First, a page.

Why transfer RRSP funds to SPP?
August 30, 2012
By Sheryl Smolkin
In addition to maximum regular contributions of $2,500/year, SPP members can annually transfer up to $10,000 into their SPP account from existing RRSPs, RRIFs and unlocked RPPs. In 2012, over 200 members have already transferred $1.5 million into their SPP accounts.
Since these are direct transfers between plans, there are no tax implications. As part of the transfer process, members are asked for investment instructions directing money to either the balanced fund and/or the short-term fund.
Once funds are transferred into the SPP, all of the member’s assets benefit from the plan’s low investment fees (about 1.1 per cent) and competitive returns (7.8% since inception 26 years ago).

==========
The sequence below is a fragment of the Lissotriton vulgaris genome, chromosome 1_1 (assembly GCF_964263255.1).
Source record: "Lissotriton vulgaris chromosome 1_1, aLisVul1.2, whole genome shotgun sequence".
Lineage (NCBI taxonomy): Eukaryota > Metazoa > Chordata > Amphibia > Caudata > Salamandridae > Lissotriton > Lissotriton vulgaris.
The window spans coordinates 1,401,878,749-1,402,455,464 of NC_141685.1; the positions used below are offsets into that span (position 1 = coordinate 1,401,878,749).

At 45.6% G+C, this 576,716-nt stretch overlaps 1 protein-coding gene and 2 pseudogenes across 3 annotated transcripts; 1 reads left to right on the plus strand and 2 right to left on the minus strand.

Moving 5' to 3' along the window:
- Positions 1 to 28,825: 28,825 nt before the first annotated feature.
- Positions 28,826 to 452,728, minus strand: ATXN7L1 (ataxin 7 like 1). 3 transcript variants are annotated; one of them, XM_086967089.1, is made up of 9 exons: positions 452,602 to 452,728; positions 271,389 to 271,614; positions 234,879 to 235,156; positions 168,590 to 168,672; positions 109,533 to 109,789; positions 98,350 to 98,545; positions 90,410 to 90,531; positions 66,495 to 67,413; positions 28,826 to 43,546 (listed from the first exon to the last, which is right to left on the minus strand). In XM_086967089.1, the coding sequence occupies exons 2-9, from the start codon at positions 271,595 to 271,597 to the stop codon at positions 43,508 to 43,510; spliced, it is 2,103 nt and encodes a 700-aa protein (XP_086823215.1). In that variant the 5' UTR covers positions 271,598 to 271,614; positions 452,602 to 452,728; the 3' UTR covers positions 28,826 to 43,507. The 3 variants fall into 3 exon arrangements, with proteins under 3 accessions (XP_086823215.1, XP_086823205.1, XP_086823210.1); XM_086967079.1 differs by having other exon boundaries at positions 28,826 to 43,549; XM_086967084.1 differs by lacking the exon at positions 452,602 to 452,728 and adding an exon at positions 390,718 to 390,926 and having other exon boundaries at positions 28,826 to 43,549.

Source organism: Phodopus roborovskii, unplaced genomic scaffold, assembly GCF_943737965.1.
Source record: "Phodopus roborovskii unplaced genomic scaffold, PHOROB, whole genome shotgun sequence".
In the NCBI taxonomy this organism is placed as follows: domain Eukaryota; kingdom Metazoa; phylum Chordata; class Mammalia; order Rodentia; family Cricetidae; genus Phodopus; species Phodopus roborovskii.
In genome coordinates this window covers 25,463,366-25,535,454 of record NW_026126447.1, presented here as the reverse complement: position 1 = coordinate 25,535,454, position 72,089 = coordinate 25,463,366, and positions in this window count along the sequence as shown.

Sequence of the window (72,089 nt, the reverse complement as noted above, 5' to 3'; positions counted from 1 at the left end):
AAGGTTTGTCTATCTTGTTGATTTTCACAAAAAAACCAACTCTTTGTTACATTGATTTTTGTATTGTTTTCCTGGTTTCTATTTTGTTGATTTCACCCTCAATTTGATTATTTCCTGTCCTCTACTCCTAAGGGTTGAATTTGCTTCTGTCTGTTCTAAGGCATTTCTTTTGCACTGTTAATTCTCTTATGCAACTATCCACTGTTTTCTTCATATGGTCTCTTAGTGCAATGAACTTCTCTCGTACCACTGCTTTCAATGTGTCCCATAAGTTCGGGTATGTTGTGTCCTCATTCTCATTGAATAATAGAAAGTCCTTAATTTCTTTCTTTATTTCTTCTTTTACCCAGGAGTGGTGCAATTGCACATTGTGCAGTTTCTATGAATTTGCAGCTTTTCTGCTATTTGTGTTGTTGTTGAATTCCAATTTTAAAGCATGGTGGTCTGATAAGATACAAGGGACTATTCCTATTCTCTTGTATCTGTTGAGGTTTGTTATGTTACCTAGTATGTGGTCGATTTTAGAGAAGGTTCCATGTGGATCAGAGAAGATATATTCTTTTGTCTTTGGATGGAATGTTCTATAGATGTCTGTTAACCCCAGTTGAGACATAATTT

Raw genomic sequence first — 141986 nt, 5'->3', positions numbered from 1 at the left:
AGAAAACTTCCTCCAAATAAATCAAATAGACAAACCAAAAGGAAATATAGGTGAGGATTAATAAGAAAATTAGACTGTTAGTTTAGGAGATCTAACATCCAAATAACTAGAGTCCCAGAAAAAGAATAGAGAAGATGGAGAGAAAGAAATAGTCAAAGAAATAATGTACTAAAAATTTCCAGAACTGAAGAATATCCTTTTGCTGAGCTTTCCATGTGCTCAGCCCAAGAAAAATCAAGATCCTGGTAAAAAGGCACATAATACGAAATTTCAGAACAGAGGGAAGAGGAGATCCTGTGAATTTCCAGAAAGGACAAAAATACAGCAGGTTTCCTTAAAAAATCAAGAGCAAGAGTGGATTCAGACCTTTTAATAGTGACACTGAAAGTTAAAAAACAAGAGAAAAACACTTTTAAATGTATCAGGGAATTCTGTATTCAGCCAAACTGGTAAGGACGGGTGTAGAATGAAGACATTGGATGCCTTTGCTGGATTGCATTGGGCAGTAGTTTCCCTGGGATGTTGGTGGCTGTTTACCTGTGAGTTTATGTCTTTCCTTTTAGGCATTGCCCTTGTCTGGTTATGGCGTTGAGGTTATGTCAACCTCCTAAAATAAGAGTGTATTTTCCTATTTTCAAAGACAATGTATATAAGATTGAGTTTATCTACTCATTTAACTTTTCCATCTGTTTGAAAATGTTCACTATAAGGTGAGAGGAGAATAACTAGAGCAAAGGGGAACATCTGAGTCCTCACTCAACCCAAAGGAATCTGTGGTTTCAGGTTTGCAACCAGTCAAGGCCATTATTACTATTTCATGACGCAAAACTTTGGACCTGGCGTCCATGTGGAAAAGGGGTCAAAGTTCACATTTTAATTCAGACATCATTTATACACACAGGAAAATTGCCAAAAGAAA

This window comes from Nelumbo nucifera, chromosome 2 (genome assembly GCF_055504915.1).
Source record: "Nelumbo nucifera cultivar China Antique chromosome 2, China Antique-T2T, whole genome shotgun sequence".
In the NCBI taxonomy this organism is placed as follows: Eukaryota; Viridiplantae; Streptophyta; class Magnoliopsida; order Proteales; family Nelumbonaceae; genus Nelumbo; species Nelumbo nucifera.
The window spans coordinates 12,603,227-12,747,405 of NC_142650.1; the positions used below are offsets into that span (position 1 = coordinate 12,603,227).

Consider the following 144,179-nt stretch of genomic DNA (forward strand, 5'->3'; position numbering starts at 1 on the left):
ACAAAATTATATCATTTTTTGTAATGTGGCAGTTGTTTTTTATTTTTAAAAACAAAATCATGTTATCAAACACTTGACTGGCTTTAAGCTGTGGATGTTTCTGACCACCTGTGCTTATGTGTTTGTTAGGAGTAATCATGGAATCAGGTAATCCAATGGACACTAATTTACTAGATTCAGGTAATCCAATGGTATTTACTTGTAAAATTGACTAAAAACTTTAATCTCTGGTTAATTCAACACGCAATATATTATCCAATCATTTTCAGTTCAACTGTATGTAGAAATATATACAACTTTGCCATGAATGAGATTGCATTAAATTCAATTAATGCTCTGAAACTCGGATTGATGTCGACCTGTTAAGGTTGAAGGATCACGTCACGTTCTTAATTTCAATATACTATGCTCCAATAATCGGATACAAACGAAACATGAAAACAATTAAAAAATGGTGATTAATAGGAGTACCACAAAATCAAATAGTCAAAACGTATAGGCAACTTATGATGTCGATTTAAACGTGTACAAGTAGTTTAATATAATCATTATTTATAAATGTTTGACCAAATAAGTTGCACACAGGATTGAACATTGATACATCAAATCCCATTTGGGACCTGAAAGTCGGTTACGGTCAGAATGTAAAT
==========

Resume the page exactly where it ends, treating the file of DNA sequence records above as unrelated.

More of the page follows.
Furthermore, contributions are creditor-protected and cannot be seized, claimed or garnisheed in any way except in the event of a court order under a marital division or Enforcement of Maintenance Order.
Both regular contributions (up to $2,500/year) and additional amounts transferred into the SPP are locked-in and are used to provide you with a pension or lump sum at retirement.
If you have money in existing RRSPs or unlocked RPPs, consider transferring up to $10,000 each calendar year to your SPP account. It’s a cost-effective, stress-free way to enhance the benefit you receive when you retire from the plan.
SPP members may begin receiving benefits from the Plan any time after age 55 and must be retired from the Plan by the end of the year in which they reach 71. At SPP, “retirement” simply means you are receiving pension payments. You can still be employed and receive pension from SPP.
You can use this form to an initiate a transfer of funds to SPP.
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